THOUSANDS of Afghan refugees who flee the bloodthirsty Taliban will be given sanctuary in Britain under an emergency new scheme.
Boris Johnson is scrambling to come up with the plan to save fleeing women and children amid shocking reports of girls as young as 12 being forcibly married to Taliban soldiers.
The PM is facing fury from his MPs and a Cabinet civil war over Britain’s panicked and humiliating withdrawal from Afghanistan.
Boris cancelled his summer holiday plans to return to Downing Street to draw up the emergency plans.
The scheme will mirror David Cameron’s Syrian resettlement programme which gave a home to 20,000 of the most vulnerable directly from nearby refugee camps over four years.
Ministers have not decided how many Afghans will be eligible, but Canada has pledged to take 20,000 after announcing their own scheme.
The PM is also planning to host a virtual meeting of G7 leaders in the coming days as he embarks on a diplomatic blitz to stave off a total humanitarian catastrophe.
He is working closely with French President Emmanuel Macron on getting the UN Security Council to pass a resolution on the Afghanistan crisis.
The Taliban’s lightning-quick seizure of power has left the government and country reeling and sparked a bitter Cabinet civil war.
Amid scenes of chaos and carnage, British forces have airlifted over 300 people out of Kabul to safety.
But nearly 3,000 more Brits and at least another 1,000 Afghans are desperately trying to flee the murderous Taliban for the UK.
Defence Secretary Ben Wallace choked back tears yesterday as he admitted “some people won’t get back” from Afghanistan.
His voice cracking with emotion, he added: “It is sad the West has done what it has done.”
He branded the Afghan disaster a “failure of the international community”, adding: “It’s not something you just rock in and rock out and expect something to be fixed.”
The Sun understands Mr Wallace is “livid” with the Foreign Office for evacuating most of its diplomats and leaving 18-year-old squaddies to process the visas of those desperately trying to flee the country for Britain.
He is said to have told colleagues: “There will be a reckoning for the Foreign Office over this one day”.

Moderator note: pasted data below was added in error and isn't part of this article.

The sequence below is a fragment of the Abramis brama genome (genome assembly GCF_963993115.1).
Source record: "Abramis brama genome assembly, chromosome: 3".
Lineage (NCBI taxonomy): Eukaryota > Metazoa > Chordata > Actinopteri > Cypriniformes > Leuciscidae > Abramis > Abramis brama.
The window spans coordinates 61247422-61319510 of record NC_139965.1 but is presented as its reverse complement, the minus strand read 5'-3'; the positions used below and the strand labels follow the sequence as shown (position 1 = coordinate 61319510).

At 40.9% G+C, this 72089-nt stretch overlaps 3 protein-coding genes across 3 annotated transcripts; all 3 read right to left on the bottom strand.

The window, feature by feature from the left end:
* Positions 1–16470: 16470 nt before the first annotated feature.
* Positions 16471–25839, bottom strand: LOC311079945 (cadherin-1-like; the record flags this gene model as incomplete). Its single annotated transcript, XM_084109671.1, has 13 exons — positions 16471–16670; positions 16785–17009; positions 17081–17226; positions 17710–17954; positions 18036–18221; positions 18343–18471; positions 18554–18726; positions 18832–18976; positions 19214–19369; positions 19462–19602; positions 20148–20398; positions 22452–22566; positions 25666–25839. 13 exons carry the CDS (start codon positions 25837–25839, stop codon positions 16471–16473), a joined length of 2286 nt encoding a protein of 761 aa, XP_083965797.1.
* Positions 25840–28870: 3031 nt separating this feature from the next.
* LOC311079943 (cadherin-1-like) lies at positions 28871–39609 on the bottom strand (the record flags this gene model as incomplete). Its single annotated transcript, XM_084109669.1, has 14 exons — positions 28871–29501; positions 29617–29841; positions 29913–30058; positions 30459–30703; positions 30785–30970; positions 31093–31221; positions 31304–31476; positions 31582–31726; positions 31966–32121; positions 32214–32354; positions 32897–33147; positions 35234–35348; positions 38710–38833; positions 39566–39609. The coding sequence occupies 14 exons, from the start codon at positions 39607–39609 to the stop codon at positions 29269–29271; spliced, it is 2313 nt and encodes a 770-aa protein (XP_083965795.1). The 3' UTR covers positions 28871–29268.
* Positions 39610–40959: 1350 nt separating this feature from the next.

Embattled Foreign Secretary Dominic Raab finally cut short his family holiday in Cyprus yesterday to return to Westminster for an emergency Cobra meeting on the crisis.
CHAOS AND CARNAGE
Raab tonight vowed Britain will go all-out to ensure the past two decades of fighting in Afghanistan weren’t in vain.
The Foreign Secretary emerged from the latest COBRA meeting with a pledge to protect the gains made by Western troops from the Taliban.
He said: “We need to consolidate and try and stabilise the gains which we’ve made with so much blood, sweat, tears and loss of life over 20 years.”
He added the UK will “use every means at our disposal” to rally international allies to help “rein in” the Taliban’s worst atrocities.
Aid could be slashed and sanctions imposed if the Taliban harbour terrorists or go back on their promise to uphold human rights, he warned.
But open-mouthed Tory MPs branded his comments a “joke” and suggested he should be sacked.
Tobias Ellwood, the chairman of the powerful Defence Select Committee, said the Taliban will not be “flustered by the threat of a reduction in aid”.
Laying into the panicked retreat: “It is a humiliating strategic defeat and embarrassment that will lead to another dark day for Afghanistan.”
He said Britain must “have the balls to do the right thing” and lead a new military Coalition to challenge the Taliban takeover.
Fellow Tory big hitter Tom Tugendhat, boss of the foreign affairs select committee, said: “The Prime Minister is looking for staff to watch his back and maybe he will choose somebody who isn’t on holiday.”
A Downing Street spokesman said: “The UK team in Afghanistan is working around the clock in incredibly difficult circumstances to help British nationals and as many others as we can get to safety as soon as possible.
“At the same time, we are bringing together the international community to prevent a humanitarian crisis emerging in Afghanistan – it’s in everyone’s interest not to let Afghanistan fail.
“That means providing whatever support we can to the Afghan people who have worked so hard to make the country a better place over the last twenty years and who are now in need of our help.”